“I loved working with a wide variety of change agents in such a creative role,” she added.


  • Conduct a thorough needs assessment. While training companies and instructors often believe they know what the programs should look like, they should listen to real needs on the ground and then design programs accordingly.
  • Understand the entrepreneurs themselves before starting the design. For example, if you have a group that includes those who are illiterate, more hands-on instruction will be necessary.
  • Understand cultural differences. Partner with local organizations that know the surrounding community and can connect the entrepreneur with the appropriate local resources such as funding sources and accounting services.
  • Teach business fundamentals in a way that is easily accessible to entrepreneurs. Easy-to-follow visuals can help with this, as can short videos.
  • Start with sufficient funding to conduct a program for at least three years. It takes a long time to both kick off a new training project and to wrap it up. Given that, try to ensure you have the resources you need to achieve your project goals.

This post originally appeared on NextBillion.net, a WDI affiliate. It was written by Amy Gillett, vice president of WDI’s Education initiative.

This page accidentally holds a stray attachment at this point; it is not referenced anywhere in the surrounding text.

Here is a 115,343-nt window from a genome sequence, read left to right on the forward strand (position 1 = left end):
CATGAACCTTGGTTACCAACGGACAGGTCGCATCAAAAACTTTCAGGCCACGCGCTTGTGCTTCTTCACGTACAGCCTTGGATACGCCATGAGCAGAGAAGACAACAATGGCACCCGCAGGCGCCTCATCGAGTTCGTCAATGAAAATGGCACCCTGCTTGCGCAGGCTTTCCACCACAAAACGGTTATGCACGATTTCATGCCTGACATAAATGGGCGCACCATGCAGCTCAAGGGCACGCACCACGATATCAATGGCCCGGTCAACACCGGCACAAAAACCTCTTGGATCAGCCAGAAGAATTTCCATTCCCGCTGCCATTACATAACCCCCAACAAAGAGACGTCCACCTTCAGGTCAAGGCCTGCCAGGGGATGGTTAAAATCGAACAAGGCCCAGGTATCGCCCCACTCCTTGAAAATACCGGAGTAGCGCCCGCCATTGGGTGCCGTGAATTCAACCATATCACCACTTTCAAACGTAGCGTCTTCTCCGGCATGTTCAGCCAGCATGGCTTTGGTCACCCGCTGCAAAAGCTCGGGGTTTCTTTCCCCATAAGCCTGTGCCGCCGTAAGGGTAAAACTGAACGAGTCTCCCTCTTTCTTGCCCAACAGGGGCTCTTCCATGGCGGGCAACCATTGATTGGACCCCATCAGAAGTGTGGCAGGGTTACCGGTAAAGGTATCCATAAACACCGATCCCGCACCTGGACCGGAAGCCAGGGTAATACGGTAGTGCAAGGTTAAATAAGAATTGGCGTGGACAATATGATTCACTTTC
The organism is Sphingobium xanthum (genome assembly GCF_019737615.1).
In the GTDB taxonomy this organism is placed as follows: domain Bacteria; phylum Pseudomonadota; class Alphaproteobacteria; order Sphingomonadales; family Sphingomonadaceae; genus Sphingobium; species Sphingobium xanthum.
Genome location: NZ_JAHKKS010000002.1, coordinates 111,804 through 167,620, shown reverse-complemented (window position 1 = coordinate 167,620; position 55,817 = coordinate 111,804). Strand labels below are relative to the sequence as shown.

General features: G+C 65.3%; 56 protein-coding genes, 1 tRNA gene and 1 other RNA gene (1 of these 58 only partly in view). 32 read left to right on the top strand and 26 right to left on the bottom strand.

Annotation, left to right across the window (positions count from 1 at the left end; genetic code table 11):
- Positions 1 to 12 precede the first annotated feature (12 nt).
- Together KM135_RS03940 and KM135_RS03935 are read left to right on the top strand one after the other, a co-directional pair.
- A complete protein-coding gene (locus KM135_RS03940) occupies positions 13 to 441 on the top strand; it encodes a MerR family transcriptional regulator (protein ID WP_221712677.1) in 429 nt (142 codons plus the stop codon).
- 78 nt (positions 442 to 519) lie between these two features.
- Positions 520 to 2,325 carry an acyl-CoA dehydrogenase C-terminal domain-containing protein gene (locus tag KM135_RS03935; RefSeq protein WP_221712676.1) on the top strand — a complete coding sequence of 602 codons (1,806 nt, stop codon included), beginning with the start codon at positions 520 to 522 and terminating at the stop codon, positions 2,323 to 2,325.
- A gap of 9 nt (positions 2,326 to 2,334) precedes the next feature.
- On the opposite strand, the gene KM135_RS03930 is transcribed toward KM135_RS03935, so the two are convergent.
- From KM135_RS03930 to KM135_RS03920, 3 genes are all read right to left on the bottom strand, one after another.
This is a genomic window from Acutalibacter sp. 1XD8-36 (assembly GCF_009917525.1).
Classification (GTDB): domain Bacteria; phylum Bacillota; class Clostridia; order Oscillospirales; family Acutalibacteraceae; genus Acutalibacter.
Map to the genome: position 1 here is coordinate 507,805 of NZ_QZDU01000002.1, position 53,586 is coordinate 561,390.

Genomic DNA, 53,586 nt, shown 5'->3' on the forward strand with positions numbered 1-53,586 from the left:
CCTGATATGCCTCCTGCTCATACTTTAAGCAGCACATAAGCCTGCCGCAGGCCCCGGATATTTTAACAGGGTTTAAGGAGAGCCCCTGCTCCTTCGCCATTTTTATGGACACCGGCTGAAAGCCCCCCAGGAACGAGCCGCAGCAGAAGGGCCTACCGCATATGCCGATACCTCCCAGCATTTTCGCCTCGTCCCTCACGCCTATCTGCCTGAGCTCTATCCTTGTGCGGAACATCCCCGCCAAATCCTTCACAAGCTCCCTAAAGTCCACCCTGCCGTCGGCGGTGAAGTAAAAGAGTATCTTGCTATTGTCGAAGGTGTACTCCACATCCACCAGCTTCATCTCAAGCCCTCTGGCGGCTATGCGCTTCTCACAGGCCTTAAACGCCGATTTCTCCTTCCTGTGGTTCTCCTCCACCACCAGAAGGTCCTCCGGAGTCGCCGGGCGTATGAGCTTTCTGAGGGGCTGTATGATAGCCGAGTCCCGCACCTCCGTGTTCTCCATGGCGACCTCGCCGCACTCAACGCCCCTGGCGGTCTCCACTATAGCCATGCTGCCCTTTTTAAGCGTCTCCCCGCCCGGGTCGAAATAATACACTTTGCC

The Gender Equality to Promote Household Food Security (IGE) program aims to help women agricultural workers in Tanzania spend less time in the field and more time in higher-value added activities. WDI Intern Diana Callaghan spent her summer here, and Amy Gillett reports her findings on entrepreneurship training development.

Case study on the impact of SunnyMoney on alleviating poverty on children age eight years and younger. SunnyMoney sells a wide range of solar products to BoP communities with limited access to electricity in Tanzania, Malawi, Kenya, and Zambia and markets the lamps through schools and existing entrepreneur networks.

Assessment of the role BoP ventures can play in alleviating poverty on children age eight years and younger. This article aggregates impact findings across the six ventures including businesses that sell a product to the BoP, businesses that sell a service to the BoP, and businesses that source from the BoP. The ventures analyzed, work across a range of sectors including housing, renewable energy, sanitation, health care, as well as export-based and locally-based agribusinesses. It compares and contrasts the types of impact experienced by children across different stakeholders, both within the venture and across the six ventures.

Since 1981 Land O’Lakes International Development has applied an integrated approach to international economic development that capitalizes on its 90 years as a leading farm-to-market agribusiness. The company uses its practical experience and in-depth knowledge to facilitate market-driven business solutions that generate econonmic growth, improve health and nutrition, and alleviate poverty. Student intern Ebony developed curriculum for a Land O’Lakes incubator aimed at empowering women in agriculture.